Jasmine Roth of “Help! I Wrecked My House” is used to finding homes in disrepair. After all, her clients have usually tried to go it alone with their renovations, and things inevitably go wrong. Still, Roth probably didn’t expect to find her latest renovation completely gutted.
Roth meets Sara and her boyfriend, Chris, in the episode “I’m Living Here?” The couple bought a house in Costa Mesa, CA, with intentions of fixing it up. However, things got a little out of hand when Chris teamed up with Sara’s dad to demo the living spaces. They ripped up the floors, tore the walls down to the studs, and demolished the kitchen. These two exerted a lot of effort, but, as Roth points out, they may have taken away too much, and perhaps damaged the structure of the house.
Roth has only $75,000 to put this house back together and cover any problems that Chris and his demo have caused. Read on to find out what cost-efficient features Roth adds to give this home a custom look without breaking the bank.
Cover fireplace brick for a quick makeover
When Roth first sees Chris and Sara’s home, she’s shocked by how much of it is gone. From the floors to the walls, this place has hardly anything left. The one thing Chris and Sara’s dad kept was the fireplace. They like the idea of having a fireplace; they just don’t like that it’s brick.
It’s up to Roth to make over this fireplace in a way Sara and Chris will love, without spending a bundle. Luckily, she has an idea for a cheap cover-up.
“We can change the look of this fireplace and keep our costs down by just layering on top of it,” Roth says.
She uses white tongue-and-groove panels to cover the brick, then tops it off with a soapstone surround. This solution saves money and time, and when Sara and Chris see it, they love the change immediately.
“Look at the fireplace,” Sara says, “it’s beautiful.”
Make open shelving more functional with dowels underneath
When discussing kitchen design, Sara mentions that she doesn’t like floating shelves; she thinks they aren’t very functional. However, Roth knows that there isn’t enough room to put cabinets in one particular corner of the kitchen. She assures Sara that the floating shelves will look great and tells her that she plans to make them look a little different from typical shelves.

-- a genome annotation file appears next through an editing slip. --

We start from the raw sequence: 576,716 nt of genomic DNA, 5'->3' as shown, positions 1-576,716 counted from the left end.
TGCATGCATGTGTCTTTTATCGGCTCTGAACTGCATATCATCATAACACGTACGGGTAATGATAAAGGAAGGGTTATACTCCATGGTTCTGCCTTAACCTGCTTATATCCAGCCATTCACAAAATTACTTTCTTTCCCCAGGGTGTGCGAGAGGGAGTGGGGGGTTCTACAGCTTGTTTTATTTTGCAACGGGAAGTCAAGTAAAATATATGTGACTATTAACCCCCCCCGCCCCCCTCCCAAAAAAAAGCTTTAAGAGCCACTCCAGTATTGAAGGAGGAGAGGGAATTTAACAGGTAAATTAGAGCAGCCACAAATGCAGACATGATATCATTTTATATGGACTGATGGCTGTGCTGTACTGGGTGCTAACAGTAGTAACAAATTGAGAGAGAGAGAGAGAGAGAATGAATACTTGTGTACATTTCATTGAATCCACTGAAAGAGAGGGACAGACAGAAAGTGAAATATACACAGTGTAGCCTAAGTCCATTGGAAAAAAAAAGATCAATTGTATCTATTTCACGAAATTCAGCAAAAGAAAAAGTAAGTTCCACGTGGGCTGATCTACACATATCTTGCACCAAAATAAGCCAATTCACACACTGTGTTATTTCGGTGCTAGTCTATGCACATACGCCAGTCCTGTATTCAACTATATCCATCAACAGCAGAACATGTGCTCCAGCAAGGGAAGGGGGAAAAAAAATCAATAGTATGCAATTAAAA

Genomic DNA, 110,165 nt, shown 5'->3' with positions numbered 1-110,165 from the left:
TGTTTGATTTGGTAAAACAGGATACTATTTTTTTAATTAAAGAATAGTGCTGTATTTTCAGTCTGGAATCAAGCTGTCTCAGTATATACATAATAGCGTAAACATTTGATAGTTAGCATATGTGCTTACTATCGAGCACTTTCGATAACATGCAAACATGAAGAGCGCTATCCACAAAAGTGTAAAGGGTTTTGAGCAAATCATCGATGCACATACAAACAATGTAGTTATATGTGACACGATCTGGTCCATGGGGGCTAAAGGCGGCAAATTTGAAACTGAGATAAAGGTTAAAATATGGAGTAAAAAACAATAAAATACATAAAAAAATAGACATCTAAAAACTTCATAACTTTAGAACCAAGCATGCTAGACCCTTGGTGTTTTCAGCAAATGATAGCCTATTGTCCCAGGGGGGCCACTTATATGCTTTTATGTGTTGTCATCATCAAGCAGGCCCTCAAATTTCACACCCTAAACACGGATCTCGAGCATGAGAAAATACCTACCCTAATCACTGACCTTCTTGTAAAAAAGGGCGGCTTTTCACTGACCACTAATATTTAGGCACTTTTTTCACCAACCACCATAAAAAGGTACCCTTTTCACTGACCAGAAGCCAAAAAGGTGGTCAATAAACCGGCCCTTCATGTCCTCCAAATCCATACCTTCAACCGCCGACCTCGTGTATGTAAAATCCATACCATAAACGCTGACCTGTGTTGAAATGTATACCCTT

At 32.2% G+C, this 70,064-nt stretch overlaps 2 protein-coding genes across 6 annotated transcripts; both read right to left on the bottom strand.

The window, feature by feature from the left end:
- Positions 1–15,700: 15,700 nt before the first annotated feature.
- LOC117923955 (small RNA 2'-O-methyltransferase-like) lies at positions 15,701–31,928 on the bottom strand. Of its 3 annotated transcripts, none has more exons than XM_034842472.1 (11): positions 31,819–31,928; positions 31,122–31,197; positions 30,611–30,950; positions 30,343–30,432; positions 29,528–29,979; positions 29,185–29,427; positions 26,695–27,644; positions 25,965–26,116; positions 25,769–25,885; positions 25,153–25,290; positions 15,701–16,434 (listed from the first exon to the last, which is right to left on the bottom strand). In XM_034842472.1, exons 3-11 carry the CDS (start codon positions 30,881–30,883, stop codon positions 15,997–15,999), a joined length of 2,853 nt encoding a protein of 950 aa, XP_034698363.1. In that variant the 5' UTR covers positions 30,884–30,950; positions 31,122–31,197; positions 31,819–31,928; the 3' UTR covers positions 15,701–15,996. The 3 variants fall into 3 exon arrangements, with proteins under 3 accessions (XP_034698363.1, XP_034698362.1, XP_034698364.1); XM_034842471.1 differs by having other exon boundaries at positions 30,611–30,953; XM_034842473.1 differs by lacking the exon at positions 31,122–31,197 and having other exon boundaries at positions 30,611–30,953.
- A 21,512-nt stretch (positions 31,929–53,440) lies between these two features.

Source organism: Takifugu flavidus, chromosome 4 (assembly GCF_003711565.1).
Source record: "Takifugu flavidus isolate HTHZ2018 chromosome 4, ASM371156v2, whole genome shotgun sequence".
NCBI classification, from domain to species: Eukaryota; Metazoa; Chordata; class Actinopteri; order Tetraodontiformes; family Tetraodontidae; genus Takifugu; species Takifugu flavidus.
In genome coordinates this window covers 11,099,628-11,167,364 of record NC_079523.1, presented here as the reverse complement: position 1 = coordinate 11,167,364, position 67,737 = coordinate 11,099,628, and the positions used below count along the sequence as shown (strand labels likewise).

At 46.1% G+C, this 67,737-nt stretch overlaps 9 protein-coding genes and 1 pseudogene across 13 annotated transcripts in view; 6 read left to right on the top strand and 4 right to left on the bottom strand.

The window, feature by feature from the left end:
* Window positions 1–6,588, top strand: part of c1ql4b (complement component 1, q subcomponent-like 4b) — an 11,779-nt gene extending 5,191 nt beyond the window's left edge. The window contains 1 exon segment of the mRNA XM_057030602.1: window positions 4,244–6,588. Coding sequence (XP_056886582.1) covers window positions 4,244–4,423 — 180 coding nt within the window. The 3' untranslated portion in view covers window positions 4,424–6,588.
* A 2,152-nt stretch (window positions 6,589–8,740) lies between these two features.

To add a custom touch, Roth adds dowels underneath the shelves so that Sara and Chris can hang mugs.
When the kitchen is finished, Sara loves the new shelves.
“This is functional,” she declares.
Wine storage can double as art
Roth knows that Sara likes having wine on hand for entertaining, so Roth wants to find a stylish way to store wine bottles.
Roth goes the DIY route, using some leftover wood and square stock metals to make wine bottle holders. These shelves look great on the dining room wall.
Not only are these shelves convenient for choosing a wine during a dinner party, she notes, but they also remove the need to buy a large piece of artwork to hang by the table.
Paint is still the easiest way to transform a space
Sara and Chris don’t have a big budget, so Roth plans to keep her renovation to the interior and the backyard. However, she shows up to the house one day to find that Chris and Sara have painted the entire house, going from mint green to white.
While Roth is used to homeowners’ DIY projects going wrong, she’s impressed by this move.
“It actually looks really good,” Roth says. “This is a good DIY. It’s paint, and it can change the look.”
This is a good example of a project that homeowners can do themselves without risking damage to the house.
Upgrade the yard with an outdoor kitchen
Sara and Chris have a sizable backyard, so Roth wants to make sure these two can use it often. She comes up with the idea to add a fun but inexpensive kitchen area that will help these two enjoy more time outside.
She brings Chris and Sara’s grill over, and builds a table into the side of the house.
“Technically, we could’ve just bought a table and set it here, but I love that this is, like, built-in, you know what I mean?” Roth says. “Like it’s part of the house.”
To make it fit in even more, Roth stains the legs and base of the table the same color as the wine shelves and uses the same soapstone from the fireplace surround for the countertop.
When the work is done, Roth is proud of the space.
“It was inexpensive, and now they have basically an outdoor kitchen,” she says.
Does Jasmine Roth help this house?
With a tiny budget and a house that may have sustained a lot of damage, Roth has to be extra careful at every step of this renovation. With her $75,000 renovation budget, she spends $50,000 on the new kitchen and has just $15,000 for the fireplace, dining room, and backyard.
In the end, she manages to stay on budget, and Chris and Sara are thrilled with the renovation. And it seems they have even more to celebrate—during renovation, these two got engaged! Embarking on married life with a beautiful new home is the best wedding gift.
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